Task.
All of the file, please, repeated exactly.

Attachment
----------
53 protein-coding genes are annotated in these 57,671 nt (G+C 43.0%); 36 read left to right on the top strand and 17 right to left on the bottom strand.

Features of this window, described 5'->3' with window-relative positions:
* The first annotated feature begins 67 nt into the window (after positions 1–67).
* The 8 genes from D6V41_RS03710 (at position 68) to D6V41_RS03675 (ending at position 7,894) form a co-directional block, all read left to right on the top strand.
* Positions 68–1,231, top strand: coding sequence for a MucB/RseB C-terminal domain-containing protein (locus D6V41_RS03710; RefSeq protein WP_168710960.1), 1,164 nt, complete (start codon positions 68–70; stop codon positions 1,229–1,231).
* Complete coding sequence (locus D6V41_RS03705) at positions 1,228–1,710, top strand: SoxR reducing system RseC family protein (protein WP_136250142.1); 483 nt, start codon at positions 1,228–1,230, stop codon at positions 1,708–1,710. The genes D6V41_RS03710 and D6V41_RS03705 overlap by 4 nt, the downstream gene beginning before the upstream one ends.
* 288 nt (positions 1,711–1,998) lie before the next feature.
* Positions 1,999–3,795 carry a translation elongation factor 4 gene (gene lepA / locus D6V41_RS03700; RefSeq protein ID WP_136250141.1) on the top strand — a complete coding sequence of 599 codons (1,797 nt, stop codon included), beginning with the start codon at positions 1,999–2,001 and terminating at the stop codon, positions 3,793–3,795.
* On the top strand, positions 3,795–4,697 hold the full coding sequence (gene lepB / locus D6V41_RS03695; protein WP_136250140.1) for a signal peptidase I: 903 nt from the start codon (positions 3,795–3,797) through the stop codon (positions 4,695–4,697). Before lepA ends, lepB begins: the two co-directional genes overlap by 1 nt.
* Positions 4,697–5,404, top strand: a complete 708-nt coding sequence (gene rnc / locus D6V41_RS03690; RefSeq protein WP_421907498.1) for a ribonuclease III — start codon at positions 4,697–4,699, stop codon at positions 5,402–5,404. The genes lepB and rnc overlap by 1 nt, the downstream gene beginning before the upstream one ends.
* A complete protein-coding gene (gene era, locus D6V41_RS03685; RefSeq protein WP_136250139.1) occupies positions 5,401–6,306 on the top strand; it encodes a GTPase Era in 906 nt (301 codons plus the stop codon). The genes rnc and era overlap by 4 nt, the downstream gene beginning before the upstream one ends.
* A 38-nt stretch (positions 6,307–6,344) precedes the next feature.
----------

53 protein-coding genes are annotated in these 57,671 nt (G+C 43.0%); 36 read left to right on the top strand and 17 right to left on the bottom strand.

Features of this window, described 5'->3' with window-relative positions:
* The first annotated feature begins 67 nt into the window (after positions 1–67).
* The 8 genes from D6V41_RS03710 (at position 68) to D6V41_RS03675 (ending at position 7,894) form a co-directional block, all read left to right on the top strand.
* Positions 68–1,231, top strand: coding sequence for a MucB/RseB C-terminal domain-containing protein (locus D6V41_RS03710; RefSeq protein WP_168710960.1), 1,164 nt, complete (start codon positions 68–70; stop codon positions 1,229–1,231).
* Complete coding sequence (locus D6V41_RS03705) at positions 1,228–1,710, top strand: SoxR reducing system RseC family protein (protein WP_136250142.1); 483 nt, start codon at positions 1,228–1,230, stop codon at positions 1,708–1,710. The genes D6V41_RS03710 and D6V41_RS03705 overlap by 4 nt, the downstream gene beginning before the upstream one ends.
* 288 nt (positions 1,711–1,998) lie before the next feature.
* Positions 1,999–3,795 carry a translation elongation factor 4 gene (gene lepA / locus D6V41_RS03700; RefSeq protein ID WP_136250141.1) on the top strand — a complete coding sequence of 599 codons (1,797 nt, stop codon included), beginning with the start codon at positions 1,999–2,001 and terminating at the stop codon, positions 3,793–3,795.
* On the top strand, positions 3,795–4,697 hold the full coding sequence (gene lepB / locus D6V41_RS03695; protein WP_136250140.1) for a signal peptidase I: 903 nt from the start codon (positions 3,795–3,797) through the stop codon (positions 4,695–4,697). Before lepA ends, lepB begins: the two co-directional genes overlap by 1 nt.
* Positions 4,697–5,404, top strand: a complete 708-nt coding sequence (gene rnc / locus D6V41_RS03690; RefSeq protein WP_421907498.1) for a ribonuclease III — start codon at positions 4,697–4,699, stop codon at positions 5,402–5,404. The genes lepB and rnc overlap by 1 nt, the downstream gene beginning before the upstream one ends.
* A complete protein-coding gene (gene era, locus D6V41_RS03685; RefSeq protein WP_136250139.1) occupies positions 5,401–6,306 on the top strand; it encodes a GTPase Era in 906 nt (301 codons plus the stop codon). The genes rnc and era overlap by 4 nt, the downstream gene beginning before the upstream one ends.
* A 38-nt stretch (positions 6,307–6,344) precedes the next feature.